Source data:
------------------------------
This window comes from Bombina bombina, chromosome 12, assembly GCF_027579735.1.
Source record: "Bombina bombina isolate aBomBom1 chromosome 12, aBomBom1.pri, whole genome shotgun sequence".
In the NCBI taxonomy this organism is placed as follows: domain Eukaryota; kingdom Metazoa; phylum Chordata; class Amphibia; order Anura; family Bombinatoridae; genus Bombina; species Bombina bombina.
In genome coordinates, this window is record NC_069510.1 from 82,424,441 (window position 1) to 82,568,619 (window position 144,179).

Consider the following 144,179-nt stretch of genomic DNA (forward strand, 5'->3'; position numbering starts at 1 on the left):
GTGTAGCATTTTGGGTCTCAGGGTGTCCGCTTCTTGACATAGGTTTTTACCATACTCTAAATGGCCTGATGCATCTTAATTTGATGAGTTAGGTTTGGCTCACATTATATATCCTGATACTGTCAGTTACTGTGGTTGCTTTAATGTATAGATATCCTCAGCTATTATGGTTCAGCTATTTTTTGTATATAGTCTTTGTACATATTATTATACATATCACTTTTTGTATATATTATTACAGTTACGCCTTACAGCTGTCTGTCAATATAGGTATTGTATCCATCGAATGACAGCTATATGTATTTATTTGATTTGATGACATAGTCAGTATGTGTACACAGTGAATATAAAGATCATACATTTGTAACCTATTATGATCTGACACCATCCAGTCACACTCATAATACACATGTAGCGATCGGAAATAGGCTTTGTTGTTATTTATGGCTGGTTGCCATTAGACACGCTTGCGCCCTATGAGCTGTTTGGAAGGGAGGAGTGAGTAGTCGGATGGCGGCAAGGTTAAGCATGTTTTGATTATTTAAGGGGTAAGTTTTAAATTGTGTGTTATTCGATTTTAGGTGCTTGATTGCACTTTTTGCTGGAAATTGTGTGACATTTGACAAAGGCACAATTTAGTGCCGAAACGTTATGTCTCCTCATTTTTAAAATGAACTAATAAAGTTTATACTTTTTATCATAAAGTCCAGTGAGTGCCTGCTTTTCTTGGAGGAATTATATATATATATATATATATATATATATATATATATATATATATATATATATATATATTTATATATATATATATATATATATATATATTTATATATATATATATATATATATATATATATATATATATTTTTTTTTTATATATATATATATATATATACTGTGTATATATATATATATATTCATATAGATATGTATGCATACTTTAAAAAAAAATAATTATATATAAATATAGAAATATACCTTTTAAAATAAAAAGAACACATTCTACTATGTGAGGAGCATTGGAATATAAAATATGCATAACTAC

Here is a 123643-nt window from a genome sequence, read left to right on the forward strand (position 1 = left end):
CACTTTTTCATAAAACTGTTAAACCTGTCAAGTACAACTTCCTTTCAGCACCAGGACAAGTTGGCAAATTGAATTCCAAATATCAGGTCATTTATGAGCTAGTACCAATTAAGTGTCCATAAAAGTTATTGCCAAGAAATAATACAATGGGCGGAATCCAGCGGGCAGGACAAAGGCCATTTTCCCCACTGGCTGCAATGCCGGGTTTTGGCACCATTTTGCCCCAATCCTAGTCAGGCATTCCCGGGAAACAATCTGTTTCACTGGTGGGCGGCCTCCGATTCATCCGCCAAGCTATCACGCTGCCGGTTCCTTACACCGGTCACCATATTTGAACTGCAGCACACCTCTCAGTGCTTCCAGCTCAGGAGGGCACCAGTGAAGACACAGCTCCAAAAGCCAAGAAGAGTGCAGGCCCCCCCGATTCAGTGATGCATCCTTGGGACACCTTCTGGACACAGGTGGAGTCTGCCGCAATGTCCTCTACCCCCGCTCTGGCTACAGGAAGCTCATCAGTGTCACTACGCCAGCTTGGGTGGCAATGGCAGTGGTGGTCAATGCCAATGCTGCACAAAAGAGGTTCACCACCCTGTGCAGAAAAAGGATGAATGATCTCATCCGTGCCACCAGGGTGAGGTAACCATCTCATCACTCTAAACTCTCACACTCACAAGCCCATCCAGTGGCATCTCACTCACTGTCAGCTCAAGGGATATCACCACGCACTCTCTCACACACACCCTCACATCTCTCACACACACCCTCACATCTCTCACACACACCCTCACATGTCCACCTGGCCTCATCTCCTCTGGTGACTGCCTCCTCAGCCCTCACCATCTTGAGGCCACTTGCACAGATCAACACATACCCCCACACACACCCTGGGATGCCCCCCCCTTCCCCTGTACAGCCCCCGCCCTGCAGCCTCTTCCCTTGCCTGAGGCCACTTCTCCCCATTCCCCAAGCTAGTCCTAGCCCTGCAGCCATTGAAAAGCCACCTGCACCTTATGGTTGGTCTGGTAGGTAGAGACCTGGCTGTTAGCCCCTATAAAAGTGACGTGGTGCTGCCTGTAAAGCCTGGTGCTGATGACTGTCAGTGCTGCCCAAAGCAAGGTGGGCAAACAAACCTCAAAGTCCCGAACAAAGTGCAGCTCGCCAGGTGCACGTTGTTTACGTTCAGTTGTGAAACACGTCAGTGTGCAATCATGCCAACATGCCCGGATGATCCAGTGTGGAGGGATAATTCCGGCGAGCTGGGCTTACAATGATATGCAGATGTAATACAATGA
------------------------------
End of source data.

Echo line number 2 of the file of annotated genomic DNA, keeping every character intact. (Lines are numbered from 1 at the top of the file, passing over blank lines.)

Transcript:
Source record: "Bombina bombina isolate aBomBom1 chromosome 12, aBomBom1.pri, whole genome shotgun sequence".